One of the many roles of the film commission is to provide permits and authorizations, traffic control and security. According to Ponce, the film commission worked with federal authorities to help clear the way for filming of "Kill Bill" in Careyes. The commission plans to create a government-funded production guide that will promote Puerto Vallarta as a location and create a database of local talent, crew and production staff. The city has already been represented at two film expos in Santa Barbara, California and Mexico City. Upcoming production projects for Puerto Vallarta include another feature film in the works by Utah producer Gary Rogers and a prime time Mexican telenovela starring an "important actress" from Latin American television giant Televisa.

The legacy lives on

In March 2002, John Huston's son, director Danny Huston, got married in front of his father's statue on Isla Rio Cuale. A guest at the wedding, Wayne McLeod, editor of the English-language newspaper "Vallarta Today," approached Danny on the subject of filmmaking in Vallarta. Under John Huston's bronze gaze, the two discussed the importance of establishing a film commission in Puerto Vallarta and the possibility of organizing a significant international film festival here, similar to Sundance or Cannes. Other local film industry veterans were interested in promoting Puerto Vallarta as a location for movie production, including Roland Emmerich, director of "Independence Day" and "The Patriot," who offered to serve as an honorary board member of the film commission, and Silver Alexander, a long-time Vallarta resident who has participated in various film projects over the years, including "Revenge" and "The Harvest."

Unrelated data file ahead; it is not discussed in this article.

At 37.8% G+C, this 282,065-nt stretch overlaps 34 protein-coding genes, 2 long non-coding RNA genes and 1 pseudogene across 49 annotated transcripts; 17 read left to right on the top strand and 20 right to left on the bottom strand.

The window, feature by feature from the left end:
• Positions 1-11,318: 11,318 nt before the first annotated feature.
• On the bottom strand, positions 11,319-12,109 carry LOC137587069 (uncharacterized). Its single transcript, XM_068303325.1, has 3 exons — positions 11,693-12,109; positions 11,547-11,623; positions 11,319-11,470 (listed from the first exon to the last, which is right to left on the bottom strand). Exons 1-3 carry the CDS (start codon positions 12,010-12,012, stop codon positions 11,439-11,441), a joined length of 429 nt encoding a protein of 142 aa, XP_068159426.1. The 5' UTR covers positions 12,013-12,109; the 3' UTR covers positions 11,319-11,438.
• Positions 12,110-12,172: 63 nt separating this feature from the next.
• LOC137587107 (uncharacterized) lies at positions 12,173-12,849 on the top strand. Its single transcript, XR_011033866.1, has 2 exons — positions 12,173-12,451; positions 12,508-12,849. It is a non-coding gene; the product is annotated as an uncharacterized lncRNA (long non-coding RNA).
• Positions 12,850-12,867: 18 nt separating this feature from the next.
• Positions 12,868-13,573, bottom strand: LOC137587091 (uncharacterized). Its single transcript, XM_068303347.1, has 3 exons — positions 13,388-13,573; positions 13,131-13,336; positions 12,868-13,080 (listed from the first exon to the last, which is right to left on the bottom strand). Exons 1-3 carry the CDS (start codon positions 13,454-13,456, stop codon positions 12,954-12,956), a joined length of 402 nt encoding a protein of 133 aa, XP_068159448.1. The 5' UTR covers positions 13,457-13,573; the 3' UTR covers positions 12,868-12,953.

The idea for a film festival rapidly gained support, as well, under the direction of Puerto Vallarta resident and former Warner Bros executive, Robert Roessel. A much-publicized press conference was held in January 2003 by Danny Huston and sister Angelica Huston, where they announced plans for a Puerto Vallarta Film Festival tentatively scheduled for November 1. The Huston family envisions an international festival large in scope, with jury selections and awards, and hopes to include avant-garde and "maverick" films, representative of their father's legacy.

Thanks to positive response from city officials, the potential for Puerto Vallarta as an important location for film and television production is now considered a major factor in contributing to the tourist-driven economy. A prominent artistic and business force such as the film industry can have a far-reaching and tremendous impact on the community, providing employment opportunities and international recognition as just a few of the primary benefits. Fortunately, in Puerto Vallarta the spirit of filmmaking lives on, sparked by those ingenious forefathers who saw a hidden jewel waiting to be discovered, a picture perfect setting for a fantastic movie.